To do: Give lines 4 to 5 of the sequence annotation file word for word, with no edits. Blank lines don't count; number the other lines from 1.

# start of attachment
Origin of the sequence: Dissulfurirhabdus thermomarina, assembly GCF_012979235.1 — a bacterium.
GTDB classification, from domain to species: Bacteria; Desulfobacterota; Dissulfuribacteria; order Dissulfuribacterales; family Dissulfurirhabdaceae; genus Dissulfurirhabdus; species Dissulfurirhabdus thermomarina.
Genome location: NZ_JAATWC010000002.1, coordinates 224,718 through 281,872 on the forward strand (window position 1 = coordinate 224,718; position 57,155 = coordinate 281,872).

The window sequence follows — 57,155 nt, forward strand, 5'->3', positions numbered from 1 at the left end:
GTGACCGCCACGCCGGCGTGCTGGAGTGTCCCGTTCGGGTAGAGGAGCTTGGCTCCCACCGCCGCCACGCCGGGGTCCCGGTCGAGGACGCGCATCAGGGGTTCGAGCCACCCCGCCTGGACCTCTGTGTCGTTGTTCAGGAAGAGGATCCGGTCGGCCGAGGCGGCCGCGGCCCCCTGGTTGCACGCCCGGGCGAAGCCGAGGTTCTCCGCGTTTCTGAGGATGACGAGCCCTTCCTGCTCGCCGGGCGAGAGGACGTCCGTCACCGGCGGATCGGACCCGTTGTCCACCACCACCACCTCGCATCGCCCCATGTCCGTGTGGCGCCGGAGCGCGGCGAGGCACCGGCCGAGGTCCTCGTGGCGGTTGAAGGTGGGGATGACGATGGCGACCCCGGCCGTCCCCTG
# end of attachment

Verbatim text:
The window sequence follows — 57,155 nt, forward strand, 5'->3', positions numbered from 1 at the left end:
GTGACCGCCACGCCGGCGTGCTGGAGTGTCCCGTTCGGGTAGAGGAGCTTGGCTCCCACCGCCGCCACGCCGGGGTCCCGGTCGAGGACGCGCATCAGGGGTTCGAGCCACCCCGCCTGGACCTCTGTGTCGTTGTTCAGGAAGAGGATCCGGTCGGCCGAGGCGGCCGCGGCCCCCTGGTTGCACGCCCGGGCGAAGCCGAGGTTCTCCGCGTTTCTGAGGATGACGAGCCCTTCCTGCTCGCCGGGCGAGAGGACGTCCGTCACCGGCGGATCGGACCCGTTGTCCACCACCACCACCTCGCATCGCCCCATGTCCGTGTGGCGCCGGAGCGCGGCGAGGCACCGGCCGAGGTCCTCGTGGCGGTTGAAGGTGGGGATGACGATGGCGACCCCGGCCGTCCCCTG